The athlete Caster Semenya has recently caused headlines the world over since her gold medal in the Berlin World Athletic Championships caused the IAAF to order tests to ascertain her gender. I personally find it outrageous that the tests could not have been arranged discreetly rather than in the centre of the world media frenzy. The last person this happened to was Santhi Soundarajan who attempted suicide in 2007 after failing a gender test. I hope Caster is able to bear the pressure, and humiliation, that has been put upon her.
But the case does raise interesting questions about who is a man or a woman. I guess the first thing to note is the difference between gender and sex. Gender is a social category bestowed on a child at birth. It is a moral matter. There are great social obstacles for people who want to negotiate a different gender to the one allocated at birth.
Sex, on the other hand, is a biological concept, and surprisingly in human beings, for many individuals it is far from clear cut. The standard line in class room biology is that there are 46 chromosomes including two that determine sex. 46XX and you are a girl, 46XY and you are a boy. But human biology throws up much more variability than this. For example, some men are born with an extra Y chromosome, 47XYY. Such ‘hyper masculine’ men are overrepresented in the prison population due to their extreme aggression. Other variations include 47XXX, 47XXY, 49XXXYY to name but a few. The presentation of people with such genetic makeup can be complicated.
Genetic and biological factors can also interact. For example in one presentation, complete androgen insensitivity syndrome, a biological boy (46XY) is insensitive to the male hormones that trigger the development of male sexual characteristics (foetuses are by default, female). As a result the biological boy develops female sexual characteristics and lives out a life as a woman.
My favourite condition, however, is 5 alpha reductase enzyme deficiency syndrome. In this genetic condition the child has the sexual characteristics of a girl and is brought up as a girl. At puberty, however, male secondary sexual characteristics develop including descended testes and an enlarged phallus. Some individuals even produce serviceable sperm. What is so interesting about this condition is that it is highly prevalent in the Dominical Republic where it affects about 1 in 90 children. The culture is therefore so used to the condition that the children can often very successfully negotiate the transition at puberty from girl to boy.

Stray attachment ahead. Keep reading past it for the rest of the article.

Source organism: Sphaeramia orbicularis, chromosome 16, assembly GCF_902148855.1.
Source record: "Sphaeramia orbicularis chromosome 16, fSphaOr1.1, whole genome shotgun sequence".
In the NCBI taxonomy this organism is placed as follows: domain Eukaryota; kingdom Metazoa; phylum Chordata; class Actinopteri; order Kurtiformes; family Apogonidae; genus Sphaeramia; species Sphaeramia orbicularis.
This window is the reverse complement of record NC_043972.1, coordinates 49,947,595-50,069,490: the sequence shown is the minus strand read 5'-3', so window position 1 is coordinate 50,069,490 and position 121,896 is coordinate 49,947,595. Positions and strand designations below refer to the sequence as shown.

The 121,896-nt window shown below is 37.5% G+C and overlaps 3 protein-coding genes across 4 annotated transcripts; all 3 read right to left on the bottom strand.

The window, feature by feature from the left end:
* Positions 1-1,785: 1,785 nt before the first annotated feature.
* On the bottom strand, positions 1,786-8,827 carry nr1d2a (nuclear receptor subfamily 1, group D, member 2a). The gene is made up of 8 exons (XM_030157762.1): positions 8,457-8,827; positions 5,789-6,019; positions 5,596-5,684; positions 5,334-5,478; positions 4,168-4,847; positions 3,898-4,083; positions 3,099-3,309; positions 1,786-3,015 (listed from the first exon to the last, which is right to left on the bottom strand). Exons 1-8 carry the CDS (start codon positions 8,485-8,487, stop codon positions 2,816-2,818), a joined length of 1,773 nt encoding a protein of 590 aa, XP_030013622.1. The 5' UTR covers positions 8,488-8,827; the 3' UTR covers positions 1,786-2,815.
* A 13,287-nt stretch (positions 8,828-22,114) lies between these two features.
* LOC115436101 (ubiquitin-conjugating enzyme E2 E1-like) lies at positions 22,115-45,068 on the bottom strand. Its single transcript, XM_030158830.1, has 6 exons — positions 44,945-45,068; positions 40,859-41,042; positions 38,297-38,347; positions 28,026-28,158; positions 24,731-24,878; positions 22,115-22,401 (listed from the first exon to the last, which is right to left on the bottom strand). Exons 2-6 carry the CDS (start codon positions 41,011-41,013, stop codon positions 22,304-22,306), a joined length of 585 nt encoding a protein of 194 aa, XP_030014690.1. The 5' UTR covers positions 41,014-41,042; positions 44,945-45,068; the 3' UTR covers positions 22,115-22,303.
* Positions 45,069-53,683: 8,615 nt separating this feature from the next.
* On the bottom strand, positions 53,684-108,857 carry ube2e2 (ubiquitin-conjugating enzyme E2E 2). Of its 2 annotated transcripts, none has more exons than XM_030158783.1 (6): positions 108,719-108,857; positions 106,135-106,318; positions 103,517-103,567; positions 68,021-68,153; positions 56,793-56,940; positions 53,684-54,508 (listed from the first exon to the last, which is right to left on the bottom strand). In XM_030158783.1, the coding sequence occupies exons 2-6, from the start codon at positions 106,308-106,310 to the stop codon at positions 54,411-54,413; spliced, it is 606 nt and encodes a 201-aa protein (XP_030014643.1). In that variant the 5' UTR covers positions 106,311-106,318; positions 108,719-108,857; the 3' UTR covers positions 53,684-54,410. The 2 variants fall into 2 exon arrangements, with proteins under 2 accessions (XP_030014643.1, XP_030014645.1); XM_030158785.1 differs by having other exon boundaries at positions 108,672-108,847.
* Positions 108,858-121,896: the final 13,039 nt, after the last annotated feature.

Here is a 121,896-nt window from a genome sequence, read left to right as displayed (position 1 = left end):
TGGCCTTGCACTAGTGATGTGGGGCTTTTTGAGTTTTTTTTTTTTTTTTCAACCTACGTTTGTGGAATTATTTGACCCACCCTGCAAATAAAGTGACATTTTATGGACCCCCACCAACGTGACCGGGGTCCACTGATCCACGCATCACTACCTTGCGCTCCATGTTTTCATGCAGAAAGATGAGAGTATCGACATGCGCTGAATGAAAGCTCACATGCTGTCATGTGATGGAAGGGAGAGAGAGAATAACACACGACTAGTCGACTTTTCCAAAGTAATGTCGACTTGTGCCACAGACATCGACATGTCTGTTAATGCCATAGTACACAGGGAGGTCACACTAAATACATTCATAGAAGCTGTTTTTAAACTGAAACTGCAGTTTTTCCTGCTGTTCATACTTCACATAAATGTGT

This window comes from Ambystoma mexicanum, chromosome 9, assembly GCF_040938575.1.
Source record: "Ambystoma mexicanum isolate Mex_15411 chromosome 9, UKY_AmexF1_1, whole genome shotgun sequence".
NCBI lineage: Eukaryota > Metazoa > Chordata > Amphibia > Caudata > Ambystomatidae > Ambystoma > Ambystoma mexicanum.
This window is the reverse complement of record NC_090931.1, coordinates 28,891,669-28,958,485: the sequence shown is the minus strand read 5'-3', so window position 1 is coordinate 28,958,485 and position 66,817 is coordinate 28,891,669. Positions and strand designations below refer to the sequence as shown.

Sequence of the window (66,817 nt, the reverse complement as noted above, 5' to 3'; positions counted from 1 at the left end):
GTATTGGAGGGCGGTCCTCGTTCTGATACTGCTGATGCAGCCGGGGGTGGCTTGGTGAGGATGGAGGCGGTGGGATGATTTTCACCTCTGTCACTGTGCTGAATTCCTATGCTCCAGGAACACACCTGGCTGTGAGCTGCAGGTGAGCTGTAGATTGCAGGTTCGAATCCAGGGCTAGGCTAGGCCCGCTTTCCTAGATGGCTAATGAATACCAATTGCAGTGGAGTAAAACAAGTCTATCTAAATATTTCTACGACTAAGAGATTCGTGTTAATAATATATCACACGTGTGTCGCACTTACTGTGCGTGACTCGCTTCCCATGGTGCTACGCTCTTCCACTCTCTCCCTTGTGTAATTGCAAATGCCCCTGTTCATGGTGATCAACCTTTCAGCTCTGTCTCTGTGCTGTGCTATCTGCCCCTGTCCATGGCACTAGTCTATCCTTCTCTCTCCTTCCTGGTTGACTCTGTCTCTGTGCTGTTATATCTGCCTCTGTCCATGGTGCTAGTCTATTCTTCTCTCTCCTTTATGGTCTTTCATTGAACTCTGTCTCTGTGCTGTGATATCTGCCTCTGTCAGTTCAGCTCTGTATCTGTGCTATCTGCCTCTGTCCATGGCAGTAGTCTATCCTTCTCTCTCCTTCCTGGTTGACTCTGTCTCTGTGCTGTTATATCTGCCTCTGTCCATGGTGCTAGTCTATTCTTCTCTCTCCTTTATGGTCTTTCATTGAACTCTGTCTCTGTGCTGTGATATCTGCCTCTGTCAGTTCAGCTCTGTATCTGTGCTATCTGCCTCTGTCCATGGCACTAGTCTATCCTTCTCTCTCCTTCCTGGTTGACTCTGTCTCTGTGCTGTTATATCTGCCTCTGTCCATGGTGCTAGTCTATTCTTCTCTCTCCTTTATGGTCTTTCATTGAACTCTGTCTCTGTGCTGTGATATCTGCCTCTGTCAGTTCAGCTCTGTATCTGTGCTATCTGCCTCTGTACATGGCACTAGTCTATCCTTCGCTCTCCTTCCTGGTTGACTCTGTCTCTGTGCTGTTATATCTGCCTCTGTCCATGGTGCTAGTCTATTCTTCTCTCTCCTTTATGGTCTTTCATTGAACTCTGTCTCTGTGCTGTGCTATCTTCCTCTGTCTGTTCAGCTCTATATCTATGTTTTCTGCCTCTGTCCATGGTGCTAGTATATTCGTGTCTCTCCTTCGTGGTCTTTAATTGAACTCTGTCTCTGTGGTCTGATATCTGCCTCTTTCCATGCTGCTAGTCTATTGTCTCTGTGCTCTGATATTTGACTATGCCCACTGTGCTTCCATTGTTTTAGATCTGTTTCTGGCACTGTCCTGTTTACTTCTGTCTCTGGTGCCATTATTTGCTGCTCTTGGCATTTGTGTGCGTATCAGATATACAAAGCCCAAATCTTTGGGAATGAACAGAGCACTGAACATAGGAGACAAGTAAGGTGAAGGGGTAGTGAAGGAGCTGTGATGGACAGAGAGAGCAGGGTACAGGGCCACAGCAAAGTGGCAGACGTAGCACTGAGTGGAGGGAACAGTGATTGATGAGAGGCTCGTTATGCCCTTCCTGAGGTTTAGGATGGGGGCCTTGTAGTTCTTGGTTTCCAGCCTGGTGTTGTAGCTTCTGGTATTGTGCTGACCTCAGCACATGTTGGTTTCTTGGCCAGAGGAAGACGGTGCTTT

As you can see, whether you are a boy or a girl is sometimes far from straightforward. In our culture, however, as gender is such a morally layered experience, such inter-sexed children and their families often experience great psychological suffering. My sense is that it is still a matter of ridicule and social ostracism if someone, for whatever reason, tries to realign their gender identity.
Indeed there is a great deal of pressure to be either a man or a women. This in itself is damaging to such inter-sexed persons as, very often, they cannot function convincingly in either role. I can envisage a time in the future where inter-sexed persons are simply allowed to live out their humanity in a way that makes sense for them, rather than in a way that makes sense to us.
Dr Phil Tyson is a Men's Psychotherapist based in Manchester in the UK. He offers:
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